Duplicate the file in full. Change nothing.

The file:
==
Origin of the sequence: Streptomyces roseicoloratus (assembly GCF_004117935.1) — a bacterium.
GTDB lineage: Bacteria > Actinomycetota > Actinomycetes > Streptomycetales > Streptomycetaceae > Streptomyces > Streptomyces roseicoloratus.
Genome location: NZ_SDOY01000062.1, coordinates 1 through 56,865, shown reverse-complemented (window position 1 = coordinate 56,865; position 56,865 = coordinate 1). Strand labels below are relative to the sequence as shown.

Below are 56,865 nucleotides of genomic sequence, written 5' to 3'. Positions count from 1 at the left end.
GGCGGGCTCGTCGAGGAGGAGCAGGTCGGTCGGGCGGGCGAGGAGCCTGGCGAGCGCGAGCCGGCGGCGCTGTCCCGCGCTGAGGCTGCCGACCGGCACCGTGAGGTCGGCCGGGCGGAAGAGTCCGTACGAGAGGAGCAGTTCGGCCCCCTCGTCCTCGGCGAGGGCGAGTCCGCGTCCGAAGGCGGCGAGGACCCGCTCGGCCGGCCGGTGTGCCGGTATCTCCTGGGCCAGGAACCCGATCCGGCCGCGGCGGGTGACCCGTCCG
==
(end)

Origin of the sequence: Streptomyces roseicoloratus (assembly GCF_004117935.1) — a bacterium.
GTDB lineage: Bacteria > Actinomycetota > Actinomycetes > Streptomycetales > Streptomycetaceae > Streptomyces > Streptomyces roseicoloratus.
Genome location: NZ_SDOY01000062.1, coordinates 1 through 56,865, shown reverse-complemented (window position 1 = coordinate 56,865; position 56,865 = coordinate 1). Strand labels below are relative to the sequence as shown.

Below are 56,865 nucleotides of genomic sequence, written 5' to 3'. Positions count from 1 at the left end.
GGCGGGCTCGTCGAGGAGGAGCAGGTCGGTCGGGCGGGCGAGGAGCCTGGCGAGCGCGAGCCGGCGGCGCTGTCCCGCGCTGAGGCTGCCGACCGGCACCGTGAGGTCGGCCGGGCGGAAGAGTCCGTACGAGAGGAGCAGTTCGGCCCCCTCGTCCTCGGCGAGGGCGAGTCCGCGTCCGAAGGCGGCGAGGACCCGCTCGGCCGGCCGGTGTGCCGGTATCTCCTGGGCCAGGAACCCGATCCGGCCGCGGCGGGTGACCCGTCCG